Riding into the past Our love affair with the moped and motorcycle
HERITAGE MATTERS by Dr. Edward Harris
The Diddly Bops with their gooseneck handlebars
Zigzagging through the motorcars
Come round the corner four in a row
Up on the sidewalk I had to go.
— Stan Seymour, King of Calypso
If you would care to look, most of Bermudas heritage lies about you, in the landscape, in private homes and in the instance of single-person vehicles, on the roads from Dockyard to St Catherines Point. If all heritage were confined to museums and historic buildings, life would be rather dull in the outside world. Fortunately, this blessed place has not been subjected to the ravages of war and the depredations of rampaging invaders and our homes are of such strong construction in stone that family heirlooms of many types have survived down the ages of our 400 years of settlement, and many a winter gale and hurricane.
Much potential heritage is lost in the normal flux of life, particularly things considered contemporary and of no historical value. Take my beautiful Princess Gray Zundapp of the early 1960s, said to be the fastest bike in Bermuda, or at least it looked that way. The rear was chopped down and a smaller back wheel emplaced, which gave the vehicle a look of leaping forward, as the backward sloping mast gave to the classic Bermuda Sloop, which was one up, being the fastest boat afloat in the Atlantic world of the 18th century. My Zundapp, with its gooseneck handlebars, would now be a museum piece had it survived, not only because of the workmanship that went into altering the bike from its manufacturers configuration, but because the motorbike became a central feature of Bermuda life after its introduction to the Island in 1946, a significant year for another good reason for you, dear readers.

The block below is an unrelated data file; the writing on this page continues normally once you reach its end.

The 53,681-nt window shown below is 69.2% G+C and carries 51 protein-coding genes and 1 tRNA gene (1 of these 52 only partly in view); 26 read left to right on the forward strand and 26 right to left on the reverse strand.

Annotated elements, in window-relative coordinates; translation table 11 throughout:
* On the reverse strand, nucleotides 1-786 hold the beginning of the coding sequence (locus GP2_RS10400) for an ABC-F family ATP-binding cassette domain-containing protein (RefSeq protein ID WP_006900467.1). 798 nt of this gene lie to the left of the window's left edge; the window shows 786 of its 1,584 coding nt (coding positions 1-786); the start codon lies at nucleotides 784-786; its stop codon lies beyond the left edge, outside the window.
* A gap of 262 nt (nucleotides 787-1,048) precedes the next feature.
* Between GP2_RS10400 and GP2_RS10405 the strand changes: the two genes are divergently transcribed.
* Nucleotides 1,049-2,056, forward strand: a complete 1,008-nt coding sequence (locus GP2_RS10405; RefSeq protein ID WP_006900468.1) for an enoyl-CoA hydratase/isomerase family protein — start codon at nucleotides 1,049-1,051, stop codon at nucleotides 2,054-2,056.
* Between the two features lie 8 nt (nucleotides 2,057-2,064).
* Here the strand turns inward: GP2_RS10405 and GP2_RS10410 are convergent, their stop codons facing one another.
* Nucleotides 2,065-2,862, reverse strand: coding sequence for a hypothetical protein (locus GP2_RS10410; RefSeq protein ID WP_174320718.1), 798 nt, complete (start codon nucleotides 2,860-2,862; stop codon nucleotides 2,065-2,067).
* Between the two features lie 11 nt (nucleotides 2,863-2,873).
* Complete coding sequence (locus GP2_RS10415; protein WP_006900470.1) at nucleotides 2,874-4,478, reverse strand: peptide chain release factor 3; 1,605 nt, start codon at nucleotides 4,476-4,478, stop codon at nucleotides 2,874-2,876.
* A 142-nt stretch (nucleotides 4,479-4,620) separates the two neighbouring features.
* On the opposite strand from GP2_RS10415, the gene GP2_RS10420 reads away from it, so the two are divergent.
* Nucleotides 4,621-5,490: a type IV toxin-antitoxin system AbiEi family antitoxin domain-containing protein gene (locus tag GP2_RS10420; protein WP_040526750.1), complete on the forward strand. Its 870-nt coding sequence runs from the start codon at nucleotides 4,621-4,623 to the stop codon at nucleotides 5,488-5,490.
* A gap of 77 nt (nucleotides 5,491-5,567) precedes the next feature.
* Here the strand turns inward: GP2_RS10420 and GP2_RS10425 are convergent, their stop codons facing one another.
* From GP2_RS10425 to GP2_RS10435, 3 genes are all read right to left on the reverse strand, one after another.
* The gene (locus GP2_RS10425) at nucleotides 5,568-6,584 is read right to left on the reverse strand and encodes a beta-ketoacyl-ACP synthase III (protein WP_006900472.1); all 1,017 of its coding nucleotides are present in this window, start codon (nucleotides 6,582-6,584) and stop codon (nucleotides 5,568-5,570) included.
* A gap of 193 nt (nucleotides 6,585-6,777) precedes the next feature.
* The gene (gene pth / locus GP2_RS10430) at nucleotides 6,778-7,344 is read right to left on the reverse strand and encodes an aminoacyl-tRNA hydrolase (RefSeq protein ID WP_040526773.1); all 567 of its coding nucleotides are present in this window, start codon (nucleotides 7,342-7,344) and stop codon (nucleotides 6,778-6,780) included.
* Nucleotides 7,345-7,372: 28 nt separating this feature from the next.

The Zundapp was made by a major German company that went out of business in the 1980s, a fact that immediately made bikes that it produced potential heritage items, as new ones would be no more. There are however many in Bermuda who daily ride into the Past through their wonderful efforts at restoration of motorbikes and mopeds (motor assisted pedal bikes). Such a collection appeared with a roar on Front Street a few days ago, most being Mobylettes, out of France from 1949 to 1997: thus as no new bikes are being manufactured from that source either, restoration of old stock is the only way to go, if one is interested in preserving such local motoring heritage.
Some Bermudian men in particular are in love with our motorcycle history and the two-wheeled implements that allowed us from 1946 to be free of former single-vehicle transport, the horse, or in some instances, the ass, to say nothing of Shanks Mare. Said of an early form of the motorless bicycle in 1869 in an Iowa newspaper: A public exhibition of the velocipede was given on the streets last evening by Mr Clark, who managed the vehicle with considerable skill They are a toy, and will never come into general use in competition with Shank's Mare, that is to say, your own two feet.
That passion for the moped and motorcycle was amply displayed on Front Street, not only in the flash and glitter of the vehicles, but in the pleasure that the assembled group of owners, riders and admirers took in examining and commenting on the workmanship in chrome and multicoloured paints of the bikes. While Mobylettes, one including a video camera mounted on the handlebars, predominated, there were examples of Peugeot mopeds and larger motorbikes, all lovingly polished to a high gloss. The age group started in their mid-30s; a number of riders were in their mid-40s, a few somewhat older. Some professed that they restored the bikes to revisit the mahcines their youth. Missing were the baby-boomers, for whom the Cyrus, Motom and Zundapp were the preferred vehicles, Mobylettes being confined largely to the females in the late 1950s and throughout the 1960s.
The Front Street demonstration drew its machines and owners from all sectors of the community, but represents only one part of the heritage-bike phenomenon in Bermuda. There is a major club for members who own Triumph motorbikes, for example, and it is a pleasure to see them passing on their group rides about the Island roads. In particular, it is a delight to hear the distinct sound of the Triumph; in my day it signaled the approach of police bikes and the need to pull the setup to return your multi-geared vehicle to its legal single-gear status. There is also at least one major collection of many different mopeds and bikes that would be wonderful to see on public exhibition one day, perhaps at the National Museum at Dockyard.
So when riding in the Present, think of the Past in future, for something of you and yours may be History, in the nicest possible connotation of that expression.
Edward Cecil Harris, MBE, JP, PHD, FSA is Director of the National Museum at Dockyard. Comments may be made to firstname.lastname@example.org or 704-5480.
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